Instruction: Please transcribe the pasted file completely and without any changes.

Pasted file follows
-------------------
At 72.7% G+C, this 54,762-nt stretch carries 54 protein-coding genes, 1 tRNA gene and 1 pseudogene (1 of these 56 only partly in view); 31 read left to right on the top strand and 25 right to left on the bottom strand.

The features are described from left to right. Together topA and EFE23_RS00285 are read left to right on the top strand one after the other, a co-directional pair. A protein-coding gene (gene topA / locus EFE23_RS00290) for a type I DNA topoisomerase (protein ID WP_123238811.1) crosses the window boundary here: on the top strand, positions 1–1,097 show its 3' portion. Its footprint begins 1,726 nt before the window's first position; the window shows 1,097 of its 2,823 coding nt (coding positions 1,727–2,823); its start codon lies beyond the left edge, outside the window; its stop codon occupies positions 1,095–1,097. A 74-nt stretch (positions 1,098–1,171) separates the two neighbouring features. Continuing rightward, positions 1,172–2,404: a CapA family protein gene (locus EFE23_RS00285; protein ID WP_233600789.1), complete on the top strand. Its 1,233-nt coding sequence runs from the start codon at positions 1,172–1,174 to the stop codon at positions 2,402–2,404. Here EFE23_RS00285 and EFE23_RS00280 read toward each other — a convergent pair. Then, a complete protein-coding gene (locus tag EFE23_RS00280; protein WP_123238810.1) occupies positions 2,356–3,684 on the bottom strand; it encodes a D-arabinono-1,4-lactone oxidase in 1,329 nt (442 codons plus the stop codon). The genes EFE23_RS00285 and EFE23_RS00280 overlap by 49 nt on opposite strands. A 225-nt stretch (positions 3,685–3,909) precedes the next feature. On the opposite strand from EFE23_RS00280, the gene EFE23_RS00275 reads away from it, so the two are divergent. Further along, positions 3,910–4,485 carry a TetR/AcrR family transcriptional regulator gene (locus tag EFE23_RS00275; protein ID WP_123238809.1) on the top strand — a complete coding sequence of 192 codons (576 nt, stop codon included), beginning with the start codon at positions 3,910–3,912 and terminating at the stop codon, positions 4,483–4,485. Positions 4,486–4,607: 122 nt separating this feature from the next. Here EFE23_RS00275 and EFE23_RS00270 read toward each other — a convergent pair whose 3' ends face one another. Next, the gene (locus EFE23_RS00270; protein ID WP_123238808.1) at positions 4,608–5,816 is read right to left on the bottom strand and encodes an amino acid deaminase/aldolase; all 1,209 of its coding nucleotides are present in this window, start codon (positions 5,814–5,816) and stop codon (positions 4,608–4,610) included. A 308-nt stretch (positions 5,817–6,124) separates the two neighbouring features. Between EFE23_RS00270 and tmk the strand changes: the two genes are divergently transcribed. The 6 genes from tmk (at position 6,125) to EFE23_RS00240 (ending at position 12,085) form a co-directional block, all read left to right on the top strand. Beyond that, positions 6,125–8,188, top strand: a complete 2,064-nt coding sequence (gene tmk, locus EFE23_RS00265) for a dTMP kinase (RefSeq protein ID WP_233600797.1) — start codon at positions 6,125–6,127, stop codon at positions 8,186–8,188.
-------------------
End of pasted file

At 72.7% G+C, this 54,762-nt stretch carries 54 protein-coding genes, 1 tRNA gene and 1 pseudogene (1 of these 56 only partly in view); 31 read left to right on the top strand and 25 right to left on the bottom strand.

The features are described from left to right. Together topA and EFE23_RS00285 are read left to right on the top strand one after the other, a co-directional pair. A protein-coding gene (gene topA / locus EFE23_RS00290) for a type I DNA topoisomerase (protein ID WP_123238811.1) crosses the window boundary here: on the top strand, positions 1–1,097 show its 3' portion. Its footprint begins 1,726 nt before the window's first position; the window shows 1,097 of its 2,823 coding nt (coding positions 1,727–2,823); its start codon lies beyond the left edge, outside the window; its stop codon occupies positions 1,095–1,097. A 74-nt stretch (positions 1,098–1,171) separates the two neighbouring features. Continuing rightward, positions 1,172–2,404: a CapA family protein gene (locus EFE23_RS00285; protein ID WP_233600789.1), complete on the top strand. Its 1,233-nt coding sequence runs from the start codon at positions 1,172–1,174 to the stop codon at positions 2,402–2,404. Here EFE23_RS00285 and EFE23_RS00280 read toward each other — a convergent pair. Then, a complete protein-coding gene (locus tag EFE23_RS00280; protein WP_123238810.1) occupies positions 2,356–3,684 on the bottom strand; it encodes a D-arabinono-1,4-lactone oxidase in 1,329 nt (442 codons plus the stop codon). The genes EFE23_RS00285 and EFE23_RS00280 overlap by 49 nt on opposite strands. A 225-nt stretch (positions 3,685–3,909) precedes the next feature. On the opposite strand from EFE23_RS00280, the gene EFE23_RS00275 reads away from it, so the two are divergent. Further along, positions 3,910–4,485 carry a TetR/AcrR family transcriptional regulator gene (locus tag EFE23_RS00275; protein ID WP_123238809.1) on the top strand — a complete coding sequence of 192 codons (576 nt, stop codon included), beginning with the start codon at positions 3,910–3,912 and terminating at the stop codon, positions 4,483–4,485. Positions 4,486–4,607: 122 nt separating this feature from the next. Here EFE23_RS00275 and EFE23_RS00270 read toward each other — a convergent pair whose 3' ends face one another. Next, the gene (locus EFE23_RS00270; protein ID WP_123238808.1) at positions 4,608–5,816 is read right to left on the bottom strand and encodes an amino acid deaminase/aldolase; all 1,209 of its coding nucleotides are present in this window, start codon (positions 5,814–5,816) and stop codon (positions 4,608–4,610) included. A 308-nt stretch (positions 5,817–6,124) separates the two neighbouring features. Between EFE23_RS00270 and tmk the strand changes: the two genes are divergently transcribed. The 6 genes from tmk (at position 6,125) to EFE23_RS00240 (ending at position 12,085) form a co-directional block, all read left to right on the top strand. Beyond that, positions 6,125–8,188, top strand: a complete 2,064-nt coding sequence (gene tmk, locus EFE23_RS00265) for a dTMP kinase (RefSeq protein ID WP_233600797.1) — start codon at positions 6,125–6,127, stop codon at positions 8,186–8,188.